An Effective Sensory Diet For Your Homeschool and Your Life: Part One

 

Yay!  I finally have gotten a chance to sit down with the notes I took at a sensory modulation course I recently attended.  It was a lot of fun to have my thinking cap on for awhile, and I have some interesting things I want to share with you all.

A sensory diet just refers to the optimum sensory input a person needs to perform at his or her peak.  So, as you can imagine, this is of vast importance to educators at school and home alike (or it should be!)

A person who is good at modulating sensory input can take what is going on, filter out what is not important and focus on the things that are relevant.

Sometimes this can be a challenge for children (and adults alike). If your child’s behavior is reflecting something in the environment and they are spending all their energy on figuring out and reacting to  the environment, then there may not be a lot of attention left over for schoolwork!

Typically, children with difficulties with sensory input fall into two categories: one is that of the “over- reactor” to sensory input, who many times end up avoiding sensory stimuli that bothers them.    The other is children who “under- react” and may end up doing behavior that is seeking sensory input (so these are the children kind of jumping off the walls, literally) or they are so “under”, the child sort of sits there like a bump on a log.

There are many different websites out there that provide a checklist to see if a child has more things that seem like “over reacting” or “under reacting”, but I would just remind you these are simply checklists.  The only way to get an “official”  diagnosis is to go to your health care professional as there are specific standardized tests out there for assessment, and the best way to get “treated” would be to have an individualized sensory diet designed by a qualified therapist.  However, I do think there are many common sense kinds of things that can be done, especially in the home environment, to make sure children are ready to receive information.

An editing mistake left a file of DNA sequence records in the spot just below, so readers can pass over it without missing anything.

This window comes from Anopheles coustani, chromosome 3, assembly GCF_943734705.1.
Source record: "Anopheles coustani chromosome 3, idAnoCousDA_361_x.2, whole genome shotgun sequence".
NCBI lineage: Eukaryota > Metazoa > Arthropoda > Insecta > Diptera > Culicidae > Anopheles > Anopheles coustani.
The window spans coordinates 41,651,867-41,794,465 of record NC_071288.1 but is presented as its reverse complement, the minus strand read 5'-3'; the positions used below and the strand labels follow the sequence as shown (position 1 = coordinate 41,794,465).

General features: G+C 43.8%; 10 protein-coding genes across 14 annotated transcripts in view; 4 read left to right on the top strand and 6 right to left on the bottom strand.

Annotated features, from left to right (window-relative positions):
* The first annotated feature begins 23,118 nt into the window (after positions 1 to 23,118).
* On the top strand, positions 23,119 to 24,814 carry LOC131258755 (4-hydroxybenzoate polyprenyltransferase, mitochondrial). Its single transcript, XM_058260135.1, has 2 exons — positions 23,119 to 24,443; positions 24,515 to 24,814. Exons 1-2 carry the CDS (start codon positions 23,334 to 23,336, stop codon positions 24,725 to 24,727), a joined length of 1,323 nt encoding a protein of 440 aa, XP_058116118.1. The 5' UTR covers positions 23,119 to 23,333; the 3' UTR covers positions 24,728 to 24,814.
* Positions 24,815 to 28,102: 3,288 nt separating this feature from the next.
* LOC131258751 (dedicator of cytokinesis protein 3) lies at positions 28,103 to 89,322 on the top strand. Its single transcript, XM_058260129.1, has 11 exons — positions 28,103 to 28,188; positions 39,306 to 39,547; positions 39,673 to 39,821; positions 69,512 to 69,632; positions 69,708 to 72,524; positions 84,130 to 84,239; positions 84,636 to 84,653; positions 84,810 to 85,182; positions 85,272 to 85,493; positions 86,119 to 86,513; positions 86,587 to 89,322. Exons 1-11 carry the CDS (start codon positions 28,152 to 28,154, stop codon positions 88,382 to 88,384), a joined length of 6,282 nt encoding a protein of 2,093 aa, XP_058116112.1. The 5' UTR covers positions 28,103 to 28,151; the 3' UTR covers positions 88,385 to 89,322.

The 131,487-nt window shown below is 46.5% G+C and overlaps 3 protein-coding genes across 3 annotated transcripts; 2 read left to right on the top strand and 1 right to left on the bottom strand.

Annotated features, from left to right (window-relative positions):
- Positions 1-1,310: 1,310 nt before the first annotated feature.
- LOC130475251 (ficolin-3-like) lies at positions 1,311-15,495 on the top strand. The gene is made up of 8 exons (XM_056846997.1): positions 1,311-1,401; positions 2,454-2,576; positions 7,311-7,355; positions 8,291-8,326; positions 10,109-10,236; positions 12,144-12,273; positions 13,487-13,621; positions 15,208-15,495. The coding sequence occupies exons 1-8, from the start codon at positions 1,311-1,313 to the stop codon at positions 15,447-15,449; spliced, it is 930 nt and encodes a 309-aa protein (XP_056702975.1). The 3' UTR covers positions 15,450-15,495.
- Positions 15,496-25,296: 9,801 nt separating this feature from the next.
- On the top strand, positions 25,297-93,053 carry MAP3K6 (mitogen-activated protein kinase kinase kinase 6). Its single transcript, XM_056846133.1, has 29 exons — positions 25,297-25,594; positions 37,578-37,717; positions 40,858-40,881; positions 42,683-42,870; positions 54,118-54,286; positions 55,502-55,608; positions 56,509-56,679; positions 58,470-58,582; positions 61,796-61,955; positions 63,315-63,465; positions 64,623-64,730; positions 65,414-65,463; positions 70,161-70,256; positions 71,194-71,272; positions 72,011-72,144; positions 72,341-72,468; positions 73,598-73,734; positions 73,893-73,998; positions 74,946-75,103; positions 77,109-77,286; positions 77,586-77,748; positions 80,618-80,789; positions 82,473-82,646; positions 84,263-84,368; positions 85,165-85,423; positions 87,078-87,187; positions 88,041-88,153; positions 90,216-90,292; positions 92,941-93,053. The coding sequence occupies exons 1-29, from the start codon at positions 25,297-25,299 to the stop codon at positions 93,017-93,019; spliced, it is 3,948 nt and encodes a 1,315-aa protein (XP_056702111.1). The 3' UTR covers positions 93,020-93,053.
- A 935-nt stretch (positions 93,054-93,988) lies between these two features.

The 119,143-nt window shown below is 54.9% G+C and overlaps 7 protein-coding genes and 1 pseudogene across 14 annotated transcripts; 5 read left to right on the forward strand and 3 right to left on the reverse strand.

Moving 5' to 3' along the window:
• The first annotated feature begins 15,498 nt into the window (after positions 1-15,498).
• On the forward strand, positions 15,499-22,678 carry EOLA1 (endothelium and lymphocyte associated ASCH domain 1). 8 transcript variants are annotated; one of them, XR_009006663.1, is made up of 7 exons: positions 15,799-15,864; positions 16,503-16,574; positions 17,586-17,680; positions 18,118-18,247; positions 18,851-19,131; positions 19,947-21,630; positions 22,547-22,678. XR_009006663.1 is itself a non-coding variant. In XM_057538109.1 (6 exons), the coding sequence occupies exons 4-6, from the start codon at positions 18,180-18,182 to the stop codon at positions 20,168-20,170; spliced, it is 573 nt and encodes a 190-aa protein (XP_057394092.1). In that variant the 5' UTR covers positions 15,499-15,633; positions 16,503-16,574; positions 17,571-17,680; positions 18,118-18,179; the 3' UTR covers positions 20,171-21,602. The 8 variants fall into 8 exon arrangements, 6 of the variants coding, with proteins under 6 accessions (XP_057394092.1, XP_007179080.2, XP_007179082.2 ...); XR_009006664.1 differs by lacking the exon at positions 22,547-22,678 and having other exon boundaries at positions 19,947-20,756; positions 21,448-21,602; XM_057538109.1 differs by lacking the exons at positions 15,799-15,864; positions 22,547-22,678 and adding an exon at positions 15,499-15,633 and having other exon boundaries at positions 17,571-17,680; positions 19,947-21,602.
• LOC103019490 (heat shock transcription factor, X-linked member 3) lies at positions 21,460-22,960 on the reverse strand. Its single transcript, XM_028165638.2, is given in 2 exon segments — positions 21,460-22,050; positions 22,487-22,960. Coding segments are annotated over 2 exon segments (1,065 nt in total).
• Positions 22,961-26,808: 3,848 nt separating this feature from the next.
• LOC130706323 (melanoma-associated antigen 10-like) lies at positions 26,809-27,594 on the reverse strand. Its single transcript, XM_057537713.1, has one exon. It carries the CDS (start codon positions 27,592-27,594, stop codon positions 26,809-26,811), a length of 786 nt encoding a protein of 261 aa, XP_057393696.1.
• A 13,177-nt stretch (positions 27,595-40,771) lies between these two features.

In our next post, I will be taking a peek at the child who is an “over-reactor” to sensory stimuli.

Here are also a few books I recommend on the subject:

Biel and Peske’s “Raising A Sensory Smart Child”

Sharon Heller’s “Too loud, Too bright, Too fast, Too tight”

Carol Kranowitz’s “The Out-of-Sync Child Has Fun”

And for those of you interested in a classic work on sensory integration, Jean A Ayers’ “Sensory Integration and the Child.”

Many blessings,

Carrie

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6 thoughts on “An Effective Sensory Diet For Your Homeschool and Your Life: Part One

  1. I’m excited to read more! My daughter (2.5 years old) sees an OT for sensory integration issues (she’s a sensory seeker!). She was recently diagnosed to be on the autism spectrum (PDD-NOS) but they say she is very mild…I’m thinking it is more sensory issues than anything. We’ve made a tire swing in our basement and a hammock swing; and we also use a “rollie board” for her to lie on her belly while we pull her. She also does lots of other little things through the day; but I’m interested on what other things we could be doing that are a bit more “natural” and integrated into her play. (for instance, we started taking “hikes” in the woods where she really has to stomp around to maintain her balance and get sensory input through her feet and legs). I’m thirsty for more ideas that are movement based, that’s for sure! (perhaps integrating special movements and music? hmmm)

    • Megan,
      You will be reading more soon, but in the meantime I would like to leave you with two brief thoughts: please do seek out the post on here about meaningful work for toddlers – heavy work is the BEST sensory modulation tool we have, and then RHYTHM. In breath, out breath.

      More soon, many blessings,
      Carrie

    • I’ve been a big fan of that post! I’ve been working on coming up with meaningful activities and it’s going well so far. Slow going, though, since she’s only just turning 2.5 years, her coordination doesn’t allow for the best input as of yet. But, she gets a lot of sensory “bang for the buck” by pushing the loaded laundry basket full of folded clothes all around for me. :) And she now has the joy of operating the hand-crank apple peeler we have. She enjoys peeling her own apple now…baby steps!

  2. Carrie, I am looking forward to hearing your thoughts, our experience working with our occupational therapist who has supported our 4 kiddos is what led us into Waldorf homeschooling…we still are learning but again and again we find what is so intrinsic in the educational approach of Steiner addresses these sensory needs. When things get intense with them and their seeking/avoidance behaviors get really amplified I can always see where we have gotten away from a strong rhythm and away from age appropriate work/lessons.

    As always thank you for sharing your thoughts/experiences.
    -MaggieAnnie

  3. Thank you Carrie! This is definitely a subject that so many people need to hear. If it wasn’t for someone very close to me I would not have realized my son had Sensory Processing Disorder when he was 2 and we were able to intervene early with Occupational Therapy and lots of home work to help his body work with his environment! 4 years later all is well, we have a platform swing in our house and still get at least 15 minutes a day in, and that keeps him “in sync”.
    Also if it wasn’t for the book “The Out of Sync Child” I don’t think I could have ever fully understood what my son was going through.
    Thank you again for putting this information out there!

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